PARIS, July 1 ― Consumption of rosé wine is on the rise, estimated at 23.6 million hectoliters worldwide in 2019. But alongside quantity, the quality of these wines has improved considerably. And France is leading the way in high-end rosé, according to the latest Observatoire Mondial du Rosé report. As such, there's clearly no reason to look down on the pink stuff as a downmarket wine.
The making of rosé is much more complex than it seems. For starters, let's get one thing clear: rosé is not red wine mixed with white wine. That technique is actually forbidden by law in France (with the exception of rosé champagne, for which it is permitted to mix a white Chardonnay with a Pinot Noir). Either black grapes with white flesh are pressed to obtain a very clear liquid, like with a Provençal rosé. Or winemakers let the skins of black grapes macerate in contact with the juice for a few hours before extracting the lightly tinted juice to continue the vinification process in another tank. The original vat would then go on to produce a red wine.
The complexities of making rosé
Beyond these manufacturing steps, other considerations reflect just to what extent rosé is a “technical” wine that's challenging to produce. Producers sometimes decide to harvest the grapes at the end of the night, before sunrise. This allows them to better regulate the temperature of the fruit, so that the grapes are not warm when they enter the winemaking cellar. Grapes heated by the sun's rays start their fermentation more quickly. That's why the winegrowers carefully judge, from one day to the next, the exact time at which they need to get up to start the harvest.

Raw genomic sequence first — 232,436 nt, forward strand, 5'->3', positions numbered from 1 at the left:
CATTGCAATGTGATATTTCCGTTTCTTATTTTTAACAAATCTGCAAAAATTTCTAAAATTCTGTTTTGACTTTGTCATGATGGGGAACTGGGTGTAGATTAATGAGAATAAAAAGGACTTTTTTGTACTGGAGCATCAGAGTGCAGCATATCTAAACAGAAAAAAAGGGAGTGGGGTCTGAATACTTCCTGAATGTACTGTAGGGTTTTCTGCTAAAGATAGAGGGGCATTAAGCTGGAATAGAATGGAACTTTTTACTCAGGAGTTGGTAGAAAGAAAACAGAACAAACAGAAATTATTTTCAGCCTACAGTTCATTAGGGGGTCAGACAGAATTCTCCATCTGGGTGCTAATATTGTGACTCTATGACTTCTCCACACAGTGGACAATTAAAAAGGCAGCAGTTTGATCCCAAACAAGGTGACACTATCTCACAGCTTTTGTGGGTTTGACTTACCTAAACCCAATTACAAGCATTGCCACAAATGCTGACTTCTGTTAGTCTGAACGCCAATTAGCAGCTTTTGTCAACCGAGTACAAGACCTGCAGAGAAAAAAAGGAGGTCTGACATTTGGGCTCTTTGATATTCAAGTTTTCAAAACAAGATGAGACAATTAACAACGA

Indeed, temperature is a crucial factor to monitor for the success of a rosé wine. It's all a matter of vigilance and precision. When a wine ferments, it releases a lot of heat. It is thus necessary to check that the temperature does not soar, which would risk causing the rosé to lose its fruity taste and its freshness. As a general rule, winemakers are careful not to exceed 22°C. Different types of tools are used to achieve this ― including temperature-controlled stainless steel tanks ― so that the contents can be monitored and cooled at a glance. So, you might now understand ― in part ― why some rosé wines might lack a little length when it comes to tasting...
Wines to keep and age
Summer is the perfect time to enjoy rosé wine. However, there's no need to rush to empty the bottle because, contrary to popular belief, rosé wines that have been particularly carefully prepared during the winemaking process are suitable for aging. While it is recommended to drink a rosé within 12 months in order to take full advantage of the wine's inherent qualities ― namely its freshness ― some wines can be kept in a suitable cellar for two to three years.
Here, we're talking about rosés made from tannic grape varieties such as Syrah or Cabernet Franc (leaving aside the wines sold for a few euros in supermarkets). At the foot of the Sainte-Victoire mountain, in Provence, the prestigious Château Simone ― whose wines fall under the very small Palette appellation ― produces rosé wines that can be kept for up to 10 years! But this level of quality inevitably comes at a price: about €40, in fact. This type of rosé is part of a new category that tends to be more highly regarded, often referred to as “gastronomic” rosés. In short, these are rosé wines that are no longer limited to pre-dinner drinks, but which are stepping up to the table in carefully crafted food-and-wine pairings. ― ETX Studio